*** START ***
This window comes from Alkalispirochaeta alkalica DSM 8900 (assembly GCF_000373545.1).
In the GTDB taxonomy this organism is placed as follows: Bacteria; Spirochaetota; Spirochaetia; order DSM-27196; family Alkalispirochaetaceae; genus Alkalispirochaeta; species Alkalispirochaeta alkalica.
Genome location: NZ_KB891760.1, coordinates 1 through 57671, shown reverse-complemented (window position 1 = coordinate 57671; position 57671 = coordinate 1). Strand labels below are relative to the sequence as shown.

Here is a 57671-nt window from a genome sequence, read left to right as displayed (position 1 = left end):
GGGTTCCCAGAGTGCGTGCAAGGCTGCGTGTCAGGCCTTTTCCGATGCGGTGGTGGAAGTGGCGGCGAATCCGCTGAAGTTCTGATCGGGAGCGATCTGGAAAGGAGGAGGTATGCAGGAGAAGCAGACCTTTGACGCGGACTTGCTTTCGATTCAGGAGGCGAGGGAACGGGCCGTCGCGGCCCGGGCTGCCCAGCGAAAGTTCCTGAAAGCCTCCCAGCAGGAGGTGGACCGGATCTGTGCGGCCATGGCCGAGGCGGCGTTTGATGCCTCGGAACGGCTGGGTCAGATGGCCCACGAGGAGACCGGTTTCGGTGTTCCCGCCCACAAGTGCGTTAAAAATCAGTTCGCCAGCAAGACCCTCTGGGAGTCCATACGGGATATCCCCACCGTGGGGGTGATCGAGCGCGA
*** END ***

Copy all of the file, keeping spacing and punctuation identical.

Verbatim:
This window comes from Alkalispirochaeta alkalica DSM 8900 (assembly GCF_000373545.1).
In the GTDB taxonomy this organism is placed as follows: Bacteria; Spirochaetota; Spirochaetia; order DSM-27196; family Alkalispirochaetaceae; genus Alkalispirochaeta; species Alkalispirochaeta alkalica.
Genome location: NZ_KB891760.1, coordinates 1 through 57671, shown reverse-complemented (window position 1 = coordinate 57671; position 57671 = coordinate 1). Strand labels below are relative to the sequence as shown.

Here is a 57671-nt window from a genome sequence, read left to right as displayed (position 1 = left end):
GGGTTCCCAGAGTGCGTGCAAGGCTGCGTGTCAGGCCTTTTCCGATGCGGTGGTGGAAGTGGCGGCGAATCCGCTGAAGTTCTGATCGGGAGCGATCTGGAAAGGAGGAGGTATGCAGGAGAAGCAGACCTTTGACGCGGACTTGCTTTCGATTCAGGAGGCGAGGGAACGGGCCGTCGCGGCCCGGGCTGCCCAGCGAAAGTTCCTGAAAGCCTCCCAGCAGGAGGTGGACCGGATCTGTGCGGCCATGGCCGAGGCGGCGTTTGATGCCTCGGAACGGCTGGGTCAGATGGCCCACGAGGAGACCGGTTTCGGTGTTCCCGCCCACAAGTGCGTTAAAAATCAGTTCGCCAGCAAGACCCTCTGGGAGTCCATACGGGATATCCCCACCGTGGGGGTGATCGAGCGCGA